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What To Expect As Your Dog Becomes a Senior

There is a magical time between the ages of 7 and 10, depending on the breed, that a dogs muzzle gets a bit grayer and they may move a little slower up the stairs. That fuzzy, green tennis ball isn’t as important as a warm, fluffy bed and the food they’ve eaten for years tends to disagree with their system. Some dogs become a little stiffer in the joints, or begin to pack on the pounds without a change in their diet. How does an owner usher in the march of time without too much disruption to a dog’s lifestyle?

Change in routine

Dogs thrive on routine and dependability. Senior dogs require a little shifting to their lifestyle but not much. Visits to the vet should be increased from once a year to twice a year. One of the reasons is to catch potential problems earlier, giving the dog a greater possibility of recovery. Keep lines of communication open. Alert the vet if there are sudden changes in the dog’s temperament or physical demeanor.

shutterstock_179649317Dietary Dilemma

With aging come physiological changes as well. A dog may have been eating the same brand of food and the same portion amount for years, suddenly she develops horrible gas or diarrhea. Or the dog may still digest the food fine, but begins to gain weight. Switching to a dog food made specifically for a senior’s digestion, may make mealtimes less stressful.

Activity Level

Taking a senior out for a daily walk is as important as taking a puppy out. Although the senior may not have as much energy as a rambunctious puppy, they still need to daily exercise to keep them healthy. Owners must watch the dog for stiffening or sore joints while out walking. If the dog starts limping, bring her home, put a warm compress on the joint (If she’ll let you) and monitor her for a day or two. If the condition gets worse, or the dog appears to be in pain, call the vet. There are a number of ailments involving the limbs and joints.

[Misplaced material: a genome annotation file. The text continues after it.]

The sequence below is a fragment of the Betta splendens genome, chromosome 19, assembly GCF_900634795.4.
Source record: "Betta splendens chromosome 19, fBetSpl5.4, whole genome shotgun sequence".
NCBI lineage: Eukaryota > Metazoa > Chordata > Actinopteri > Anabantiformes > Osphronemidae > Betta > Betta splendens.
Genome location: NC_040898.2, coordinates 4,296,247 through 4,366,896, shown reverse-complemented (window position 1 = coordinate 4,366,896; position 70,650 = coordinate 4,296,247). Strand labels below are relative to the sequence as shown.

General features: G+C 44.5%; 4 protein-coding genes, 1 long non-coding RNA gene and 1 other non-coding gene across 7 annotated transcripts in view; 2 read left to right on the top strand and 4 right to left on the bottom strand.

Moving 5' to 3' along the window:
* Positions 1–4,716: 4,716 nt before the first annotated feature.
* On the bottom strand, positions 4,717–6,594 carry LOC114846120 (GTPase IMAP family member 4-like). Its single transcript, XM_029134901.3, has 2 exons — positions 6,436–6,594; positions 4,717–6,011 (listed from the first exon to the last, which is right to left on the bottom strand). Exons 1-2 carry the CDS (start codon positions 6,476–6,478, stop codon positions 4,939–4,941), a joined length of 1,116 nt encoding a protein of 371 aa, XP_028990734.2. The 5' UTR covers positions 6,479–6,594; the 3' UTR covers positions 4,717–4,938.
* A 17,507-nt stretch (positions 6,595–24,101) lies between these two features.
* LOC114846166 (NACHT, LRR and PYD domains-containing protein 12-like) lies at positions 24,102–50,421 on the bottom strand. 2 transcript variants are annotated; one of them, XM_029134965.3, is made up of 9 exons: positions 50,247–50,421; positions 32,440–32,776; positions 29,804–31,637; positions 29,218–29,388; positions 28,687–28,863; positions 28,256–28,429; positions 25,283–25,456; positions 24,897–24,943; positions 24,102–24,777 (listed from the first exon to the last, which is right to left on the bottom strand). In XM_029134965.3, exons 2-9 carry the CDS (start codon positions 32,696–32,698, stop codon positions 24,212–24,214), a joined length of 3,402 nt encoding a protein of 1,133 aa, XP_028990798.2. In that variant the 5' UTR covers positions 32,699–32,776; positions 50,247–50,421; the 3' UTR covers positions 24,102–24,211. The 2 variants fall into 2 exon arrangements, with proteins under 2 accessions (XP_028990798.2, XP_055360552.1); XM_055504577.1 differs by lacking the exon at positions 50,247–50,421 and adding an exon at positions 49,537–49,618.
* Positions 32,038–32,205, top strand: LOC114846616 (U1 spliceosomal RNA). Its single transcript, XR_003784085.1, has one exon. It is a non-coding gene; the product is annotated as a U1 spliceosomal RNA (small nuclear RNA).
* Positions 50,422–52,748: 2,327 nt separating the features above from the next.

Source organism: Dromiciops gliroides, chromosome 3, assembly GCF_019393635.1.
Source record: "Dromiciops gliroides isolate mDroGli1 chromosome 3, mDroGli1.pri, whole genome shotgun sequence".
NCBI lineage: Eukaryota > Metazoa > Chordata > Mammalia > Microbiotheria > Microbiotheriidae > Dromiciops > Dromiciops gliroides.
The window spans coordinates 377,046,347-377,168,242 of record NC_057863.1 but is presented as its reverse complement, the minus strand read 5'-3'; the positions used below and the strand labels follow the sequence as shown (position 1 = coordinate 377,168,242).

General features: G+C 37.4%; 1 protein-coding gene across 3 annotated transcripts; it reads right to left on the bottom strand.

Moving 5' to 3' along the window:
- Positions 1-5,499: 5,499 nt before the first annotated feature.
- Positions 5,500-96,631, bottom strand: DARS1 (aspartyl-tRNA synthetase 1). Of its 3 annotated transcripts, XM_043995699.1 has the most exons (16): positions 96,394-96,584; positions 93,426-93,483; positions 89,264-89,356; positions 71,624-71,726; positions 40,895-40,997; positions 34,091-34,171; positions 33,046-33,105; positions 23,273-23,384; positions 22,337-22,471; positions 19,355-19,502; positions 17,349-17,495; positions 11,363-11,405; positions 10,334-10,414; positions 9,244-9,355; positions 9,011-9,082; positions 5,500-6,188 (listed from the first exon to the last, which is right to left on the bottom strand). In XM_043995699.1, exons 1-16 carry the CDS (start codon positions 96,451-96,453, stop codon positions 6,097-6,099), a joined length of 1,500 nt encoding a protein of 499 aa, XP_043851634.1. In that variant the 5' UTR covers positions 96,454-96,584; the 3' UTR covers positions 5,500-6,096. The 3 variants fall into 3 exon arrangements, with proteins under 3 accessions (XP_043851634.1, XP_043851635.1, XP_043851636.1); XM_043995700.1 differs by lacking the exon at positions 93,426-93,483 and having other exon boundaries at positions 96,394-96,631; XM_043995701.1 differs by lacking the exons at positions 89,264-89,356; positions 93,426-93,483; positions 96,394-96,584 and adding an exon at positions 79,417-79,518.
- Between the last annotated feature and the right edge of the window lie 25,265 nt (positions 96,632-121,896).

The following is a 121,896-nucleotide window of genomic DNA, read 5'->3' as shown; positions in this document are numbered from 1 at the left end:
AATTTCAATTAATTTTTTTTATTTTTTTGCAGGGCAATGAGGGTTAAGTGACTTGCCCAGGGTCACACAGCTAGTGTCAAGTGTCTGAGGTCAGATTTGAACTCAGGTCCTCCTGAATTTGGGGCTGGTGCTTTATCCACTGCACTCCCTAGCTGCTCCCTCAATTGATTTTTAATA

Other concerns

It’s been determined, the dog is a senior. Vet appointments have increased, diet has changed and exercise is still a priority—Now what? Add in weekly brushing or stroking. While most owners probably pet their dogs every day, it is a good habit for the owner of a senior dog to brush or stroke the dog from head to tail. Doing this allows the owner to check for unusual lumps or bumps. Abnormal masses should be checked by the vet.

[ildsarticlebelowSome of the older seniors may have a difficult time regulating their body temperature. It is encouraged to keep older dogs indoors, especially during spells of extreme heat or cold.

Owners should cherish and appreciate all their dog has done for them. Give them extra hugs and kisses. After all, sad to say, dogs don’t live forever, love them while you can!

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Written by Renee Moen
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